C40 (626.0MHz)242mDTG-820,000W
Channel icons
20 Drama, 21 5USA, 27 ITV2 +1, 30 5STAR, 34 ITV3 +1, 37 Quest, 44 Channel 5 +1, 54 Paramount Network, 55 5SELECT, 58 ITVBe +1, 59 ITV4 +1, 63 Blaze, 66 CBS Reality, 70 Horror Channel, 76 Quest +1, 77 TCC, 80 Blaze +1, 87 Keep It Country, 203 CITV, 211 Ketchup TV, plus 21 others

 H max
C43+ (650.2MHz)245mDTG-820,000W
Channel icons
11 pick, 12 Dave, 17 Really, 29 E4 +1, 32 Sony Movie Channel, 38 Quest Red, 41 Food Network, 46 Challenge, 48 Movies4Men, 61 True Entertainment, 72 YourTV, 233 Sky News, plus 9 others

 H max
C46 (674.0MHz)245mDTG-820,000W
Channel icons
18 4Music, 19 Yesterday, 25 Home, 31 5Spike, 39 CBS Justice, 42 DMAX, 47 4seven, 62 True Movies, 71 CBS Drama, 73 Sewing Quarter, 79 Dave ja vu, 81 Talking Pictures TV, plus 16 others

 H -6.3dB
C55 (746.0MHz)242mDTG-64,700W
Channel icons
from 8th April 2014:  Vintage TV, 57 5USA +1, 67 CBS Reality +1, 92 Pick +1, 99 Smithsonian Channel HD, 107 BBC News HD, 108 Aljazeera English HD, 109 Channel 4+1 HD, 110 4seven HD, 113 RT HD, plus 2 others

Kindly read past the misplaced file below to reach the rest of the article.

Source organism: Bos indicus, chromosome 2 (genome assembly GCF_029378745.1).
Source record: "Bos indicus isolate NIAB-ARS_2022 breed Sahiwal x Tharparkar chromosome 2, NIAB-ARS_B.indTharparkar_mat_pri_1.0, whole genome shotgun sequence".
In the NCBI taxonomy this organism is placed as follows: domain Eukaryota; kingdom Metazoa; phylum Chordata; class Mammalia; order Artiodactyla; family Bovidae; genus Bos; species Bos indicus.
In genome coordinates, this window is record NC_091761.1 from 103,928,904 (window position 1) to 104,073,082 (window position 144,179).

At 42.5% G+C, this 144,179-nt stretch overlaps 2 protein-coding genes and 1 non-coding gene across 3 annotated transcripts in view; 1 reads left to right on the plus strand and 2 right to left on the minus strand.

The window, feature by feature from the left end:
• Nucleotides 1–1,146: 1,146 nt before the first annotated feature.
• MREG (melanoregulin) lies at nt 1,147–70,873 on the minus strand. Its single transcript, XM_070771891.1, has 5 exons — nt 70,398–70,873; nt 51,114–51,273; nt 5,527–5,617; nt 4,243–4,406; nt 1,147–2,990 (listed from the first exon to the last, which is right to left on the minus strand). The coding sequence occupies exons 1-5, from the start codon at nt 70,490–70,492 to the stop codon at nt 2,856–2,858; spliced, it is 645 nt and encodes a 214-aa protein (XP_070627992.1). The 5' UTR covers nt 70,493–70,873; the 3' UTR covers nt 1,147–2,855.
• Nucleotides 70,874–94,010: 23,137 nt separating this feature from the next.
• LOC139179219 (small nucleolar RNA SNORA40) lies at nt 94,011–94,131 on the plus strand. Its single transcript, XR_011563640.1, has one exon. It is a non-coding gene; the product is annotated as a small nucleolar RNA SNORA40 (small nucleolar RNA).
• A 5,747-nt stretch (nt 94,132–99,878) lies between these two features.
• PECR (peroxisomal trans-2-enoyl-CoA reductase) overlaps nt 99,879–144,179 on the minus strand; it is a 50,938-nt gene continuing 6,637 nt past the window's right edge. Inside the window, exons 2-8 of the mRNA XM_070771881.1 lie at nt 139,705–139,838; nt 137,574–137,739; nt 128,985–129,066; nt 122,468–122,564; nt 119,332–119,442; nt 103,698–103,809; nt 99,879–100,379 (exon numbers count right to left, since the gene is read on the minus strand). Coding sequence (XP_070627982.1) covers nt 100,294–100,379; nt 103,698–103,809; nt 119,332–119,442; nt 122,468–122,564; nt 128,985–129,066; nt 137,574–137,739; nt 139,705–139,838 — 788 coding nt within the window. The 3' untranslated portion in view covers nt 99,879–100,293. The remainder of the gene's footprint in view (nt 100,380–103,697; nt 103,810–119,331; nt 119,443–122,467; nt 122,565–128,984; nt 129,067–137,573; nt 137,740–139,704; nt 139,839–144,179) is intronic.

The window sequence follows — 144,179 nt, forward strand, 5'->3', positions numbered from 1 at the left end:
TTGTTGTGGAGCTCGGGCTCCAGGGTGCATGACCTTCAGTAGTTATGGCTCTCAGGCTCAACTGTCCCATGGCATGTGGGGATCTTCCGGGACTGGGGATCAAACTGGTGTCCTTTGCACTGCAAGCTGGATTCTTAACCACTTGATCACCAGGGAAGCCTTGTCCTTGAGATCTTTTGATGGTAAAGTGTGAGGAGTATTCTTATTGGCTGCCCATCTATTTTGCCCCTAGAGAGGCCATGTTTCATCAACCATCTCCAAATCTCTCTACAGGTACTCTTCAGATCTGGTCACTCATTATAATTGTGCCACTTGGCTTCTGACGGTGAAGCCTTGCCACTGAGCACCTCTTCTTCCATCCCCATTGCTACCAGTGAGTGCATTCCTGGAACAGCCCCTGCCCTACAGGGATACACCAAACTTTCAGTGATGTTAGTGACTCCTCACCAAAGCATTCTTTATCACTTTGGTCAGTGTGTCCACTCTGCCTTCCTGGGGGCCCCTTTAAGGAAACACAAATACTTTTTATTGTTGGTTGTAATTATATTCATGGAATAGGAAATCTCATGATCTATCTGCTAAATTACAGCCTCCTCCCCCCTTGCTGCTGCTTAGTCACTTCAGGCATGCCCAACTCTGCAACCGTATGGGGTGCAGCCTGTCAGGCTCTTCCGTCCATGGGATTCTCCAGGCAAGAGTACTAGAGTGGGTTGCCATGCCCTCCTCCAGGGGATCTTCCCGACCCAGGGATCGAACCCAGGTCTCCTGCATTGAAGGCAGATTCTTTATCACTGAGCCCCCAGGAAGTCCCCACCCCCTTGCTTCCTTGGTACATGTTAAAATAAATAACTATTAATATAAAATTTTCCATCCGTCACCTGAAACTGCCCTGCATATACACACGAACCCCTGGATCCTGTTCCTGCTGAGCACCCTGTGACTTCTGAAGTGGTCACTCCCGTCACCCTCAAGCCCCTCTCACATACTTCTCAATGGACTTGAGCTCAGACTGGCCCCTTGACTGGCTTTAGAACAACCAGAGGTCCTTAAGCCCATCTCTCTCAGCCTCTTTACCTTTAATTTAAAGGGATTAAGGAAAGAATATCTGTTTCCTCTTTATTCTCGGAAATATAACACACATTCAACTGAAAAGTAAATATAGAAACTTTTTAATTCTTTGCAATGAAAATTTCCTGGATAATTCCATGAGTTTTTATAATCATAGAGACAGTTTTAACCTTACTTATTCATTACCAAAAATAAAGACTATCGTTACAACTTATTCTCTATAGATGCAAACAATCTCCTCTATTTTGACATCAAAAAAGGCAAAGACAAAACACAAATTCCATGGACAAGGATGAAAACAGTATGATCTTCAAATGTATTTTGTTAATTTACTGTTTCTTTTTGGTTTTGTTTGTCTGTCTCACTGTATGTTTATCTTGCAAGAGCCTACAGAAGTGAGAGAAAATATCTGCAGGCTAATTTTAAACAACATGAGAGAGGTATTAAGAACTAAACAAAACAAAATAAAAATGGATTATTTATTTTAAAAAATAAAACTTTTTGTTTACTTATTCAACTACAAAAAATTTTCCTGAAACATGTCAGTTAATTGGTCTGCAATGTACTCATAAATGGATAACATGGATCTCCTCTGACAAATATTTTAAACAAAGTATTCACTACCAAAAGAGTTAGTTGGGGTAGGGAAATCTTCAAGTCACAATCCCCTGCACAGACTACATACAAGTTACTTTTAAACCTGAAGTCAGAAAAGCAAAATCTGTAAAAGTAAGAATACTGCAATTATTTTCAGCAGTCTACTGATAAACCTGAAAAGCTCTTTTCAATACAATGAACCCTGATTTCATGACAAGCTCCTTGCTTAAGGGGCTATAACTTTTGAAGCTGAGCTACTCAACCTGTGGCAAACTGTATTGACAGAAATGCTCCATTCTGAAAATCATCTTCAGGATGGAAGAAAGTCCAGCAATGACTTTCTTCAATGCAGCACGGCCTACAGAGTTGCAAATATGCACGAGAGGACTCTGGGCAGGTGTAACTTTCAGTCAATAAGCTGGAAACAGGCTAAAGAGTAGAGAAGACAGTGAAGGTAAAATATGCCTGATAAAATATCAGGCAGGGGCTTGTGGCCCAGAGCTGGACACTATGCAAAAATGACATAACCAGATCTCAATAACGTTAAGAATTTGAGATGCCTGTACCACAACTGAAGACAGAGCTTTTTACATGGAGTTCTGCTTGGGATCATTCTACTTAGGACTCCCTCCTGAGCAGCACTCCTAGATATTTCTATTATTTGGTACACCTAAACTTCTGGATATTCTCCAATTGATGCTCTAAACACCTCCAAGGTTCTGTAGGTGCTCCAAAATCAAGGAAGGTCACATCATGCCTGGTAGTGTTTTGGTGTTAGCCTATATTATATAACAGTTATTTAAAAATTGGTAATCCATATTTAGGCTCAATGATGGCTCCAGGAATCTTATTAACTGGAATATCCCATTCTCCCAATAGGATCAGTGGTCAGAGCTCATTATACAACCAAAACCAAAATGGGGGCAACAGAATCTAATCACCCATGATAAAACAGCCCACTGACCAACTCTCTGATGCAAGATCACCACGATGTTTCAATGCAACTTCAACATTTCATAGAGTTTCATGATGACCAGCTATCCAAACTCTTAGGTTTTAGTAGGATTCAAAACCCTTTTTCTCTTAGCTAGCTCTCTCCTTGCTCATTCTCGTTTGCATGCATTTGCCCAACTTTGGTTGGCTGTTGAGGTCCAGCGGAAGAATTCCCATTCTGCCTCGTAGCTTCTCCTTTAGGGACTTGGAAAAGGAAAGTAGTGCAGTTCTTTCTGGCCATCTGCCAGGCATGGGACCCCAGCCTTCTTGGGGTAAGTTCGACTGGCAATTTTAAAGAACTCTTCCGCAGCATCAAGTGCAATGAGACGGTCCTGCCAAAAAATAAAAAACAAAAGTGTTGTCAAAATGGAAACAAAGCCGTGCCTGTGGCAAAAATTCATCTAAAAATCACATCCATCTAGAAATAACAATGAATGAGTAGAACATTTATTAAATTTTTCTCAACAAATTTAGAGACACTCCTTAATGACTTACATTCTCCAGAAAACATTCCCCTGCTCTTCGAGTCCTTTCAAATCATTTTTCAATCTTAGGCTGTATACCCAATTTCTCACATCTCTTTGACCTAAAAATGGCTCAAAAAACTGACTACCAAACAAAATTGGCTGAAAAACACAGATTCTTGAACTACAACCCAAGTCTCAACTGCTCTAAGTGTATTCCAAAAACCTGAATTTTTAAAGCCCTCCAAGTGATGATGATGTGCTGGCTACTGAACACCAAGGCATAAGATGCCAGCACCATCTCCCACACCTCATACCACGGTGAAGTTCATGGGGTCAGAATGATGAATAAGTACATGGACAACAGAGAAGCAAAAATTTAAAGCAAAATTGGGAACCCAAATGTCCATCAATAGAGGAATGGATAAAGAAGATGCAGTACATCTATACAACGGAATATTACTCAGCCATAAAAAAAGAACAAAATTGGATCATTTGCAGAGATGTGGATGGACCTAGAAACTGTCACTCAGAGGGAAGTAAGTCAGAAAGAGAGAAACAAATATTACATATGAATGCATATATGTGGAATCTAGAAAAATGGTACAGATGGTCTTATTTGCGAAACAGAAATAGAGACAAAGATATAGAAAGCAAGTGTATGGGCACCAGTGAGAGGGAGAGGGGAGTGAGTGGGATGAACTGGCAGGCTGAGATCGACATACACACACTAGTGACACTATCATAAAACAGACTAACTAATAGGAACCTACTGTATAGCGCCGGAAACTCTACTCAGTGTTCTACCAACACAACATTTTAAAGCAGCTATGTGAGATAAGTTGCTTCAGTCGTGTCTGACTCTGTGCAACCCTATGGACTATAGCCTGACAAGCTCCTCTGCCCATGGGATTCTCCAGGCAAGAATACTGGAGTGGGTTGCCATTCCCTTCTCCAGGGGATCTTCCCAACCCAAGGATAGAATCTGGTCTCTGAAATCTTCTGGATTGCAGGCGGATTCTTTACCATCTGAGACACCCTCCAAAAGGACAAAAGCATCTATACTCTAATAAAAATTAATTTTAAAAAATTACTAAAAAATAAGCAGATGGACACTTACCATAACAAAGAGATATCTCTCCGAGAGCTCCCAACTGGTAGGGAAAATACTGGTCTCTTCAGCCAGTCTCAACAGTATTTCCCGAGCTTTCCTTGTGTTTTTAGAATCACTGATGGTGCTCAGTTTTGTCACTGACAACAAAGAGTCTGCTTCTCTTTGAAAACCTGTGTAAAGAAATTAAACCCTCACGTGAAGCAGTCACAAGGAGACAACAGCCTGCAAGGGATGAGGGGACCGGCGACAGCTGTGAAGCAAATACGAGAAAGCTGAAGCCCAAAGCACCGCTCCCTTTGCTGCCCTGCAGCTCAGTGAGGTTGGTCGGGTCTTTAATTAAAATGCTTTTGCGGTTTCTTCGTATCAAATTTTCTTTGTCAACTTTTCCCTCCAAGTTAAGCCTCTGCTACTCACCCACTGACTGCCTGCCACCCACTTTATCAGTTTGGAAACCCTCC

H -6dB
C56 (754.0MHz)242mDTG-65,000W
Channel icons
 CBS Action +1, 56 5STAR +1, 64 Freesports, 83 NOW 80s, 84 Now 90s, 89 Together, 91 PBS America, 96 Forces TV, 106 BBC Four HD, 114 Quest HD, 205 CBeebies HD, plus 2 others

DTG-3 64QAM 8K 2/3 24.1Mb/s DVB-T MPEG2
DTG-6 256QAM 32KE 2/3 40.2Mb/s DVB-T2 MPEG4
DTG-8 64QAM 8K 3/4 27.1Mb/s DVB-T MPEG2
H/V: aerial position (horizontal or vertical)

Which BBC and ITV regional news can I watch from the Bluebell Hill transmitter?

regional news image
BBC South East Today 0.8m homes 3.2%
from Tunbridge Wells TN1 1QQ, 28km southwest (219°)
to BBC South East region - 45 masts.
regional news image
ITV Meridian News 0.7m homes 2.7%
from Maidstone ME14 5NZ, 5km south-southeast (156°)
to ITV Meridian (East) region - 36 masts.
All of lunch, weekend and 50% evening news is shared with all of Meridian plus Oxford